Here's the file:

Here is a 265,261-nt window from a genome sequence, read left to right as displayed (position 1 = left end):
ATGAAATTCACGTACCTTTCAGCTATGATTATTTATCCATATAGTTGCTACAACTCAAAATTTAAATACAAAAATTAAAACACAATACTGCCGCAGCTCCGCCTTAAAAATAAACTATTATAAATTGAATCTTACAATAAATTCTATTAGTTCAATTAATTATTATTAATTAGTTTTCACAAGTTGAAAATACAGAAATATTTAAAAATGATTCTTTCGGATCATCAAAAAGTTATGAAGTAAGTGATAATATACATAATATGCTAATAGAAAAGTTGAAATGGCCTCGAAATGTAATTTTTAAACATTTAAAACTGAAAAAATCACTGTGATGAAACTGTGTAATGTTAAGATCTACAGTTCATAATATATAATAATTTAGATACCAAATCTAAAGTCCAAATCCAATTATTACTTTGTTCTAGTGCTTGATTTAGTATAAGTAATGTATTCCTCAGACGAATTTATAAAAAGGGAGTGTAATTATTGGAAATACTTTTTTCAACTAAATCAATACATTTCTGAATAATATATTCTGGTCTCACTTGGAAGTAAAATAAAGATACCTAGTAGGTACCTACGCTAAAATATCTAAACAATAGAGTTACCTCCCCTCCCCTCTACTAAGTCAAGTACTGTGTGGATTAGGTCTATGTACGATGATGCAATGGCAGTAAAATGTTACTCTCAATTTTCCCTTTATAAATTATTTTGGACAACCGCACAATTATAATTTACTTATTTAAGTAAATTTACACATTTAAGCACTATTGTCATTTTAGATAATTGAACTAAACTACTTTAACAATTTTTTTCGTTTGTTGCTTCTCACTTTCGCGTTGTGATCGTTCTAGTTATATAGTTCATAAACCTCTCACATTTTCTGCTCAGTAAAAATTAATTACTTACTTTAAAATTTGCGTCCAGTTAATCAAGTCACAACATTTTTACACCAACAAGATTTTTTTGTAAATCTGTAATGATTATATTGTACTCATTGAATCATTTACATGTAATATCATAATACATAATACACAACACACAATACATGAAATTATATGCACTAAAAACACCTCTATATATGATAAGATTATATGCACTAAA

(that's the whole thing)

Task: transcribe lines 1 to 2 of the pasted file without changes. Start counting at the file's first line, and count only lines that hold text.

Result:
Here is a 265,261-nt window from a genome sequence, read left to right as displayed (position 1 = left end):
ATGAAATTCACGTACCTTTCAGCTATGATTATTTATCCATATAGTTGCTACAACTCAAAATTTAAATACAAAAATTAAAACACAATACTGCCGCAGCTCCGCCTTAAAAATAAACTATTATAAATTGAATCTTACAATAAATTCTATTAGTTCAATTAATTATTATTAATTAGTTTTCACAAGTTGAAAATACAGAAATATTTAAAAATGATTCTTTCGGATCATCAAAAAGTTATGAAGTAAGTGATAATATACATAATATGCTAATAGAAAAGTTGAAATGGCCTCGAAATGTAATTTTTAAACATTTAAAACTGAAAAAATCACTGTGATGAAACTGTGTAATGTTAAGATCTACAGTTCATAATATATAATAATTTAGATACCAAATCTAAAGTCCAAATCCAATTATTACTTTGTTCTAGTGCTTGATTTAGTATAAGTAATGTATTCCTCAGACGAATTTATAAAAAGGGAGTGTAATTATTGGAAATACTTTTTTCAACTAAATCAATACATTTCTGAATAATATATTCTGGTCTCACTTGGAAGTAAAATAAAGATACCTAGTAGGTACCTACGCTAAAATATCTAAACAATAGAGTTACCTCCCCTCCCCTCTACTAAGTCAAGTACTGTGTGGATTAGGTCTATGTACGATGATGCAATGGCAGTAAAATGTTACTCTCAATTTTCCCTTTATAAATTATTTTGGACAACCGCACAATTATAATTTACTTATTTAAGTAAATTTACACATTTAAGCACTATTGTCATTTTAGATAATTGAACTAAACTACTTTAACAATTTTTTTCGTTTGTTGCTTCTCACTTTCGCGTTGTGATCGTTCTAGTTATATAGTTCATAAACCTCTCACATTTTCTGCTCAGTAAAAATTAATTACTTACTTTAAAATTTGCGTCCAGTTAATCAAGTCACAACATTTTTACACCAACAAGATTTTTTTGTAAATCTGTAATGATTATATTGTACTCATTGAATCATTTACATGTAATATCATAATACATAATACACAACACACAATACATGAAATTATATGCACTAAAAACACCTCTATATATGATAAGATTATATGCACTAAA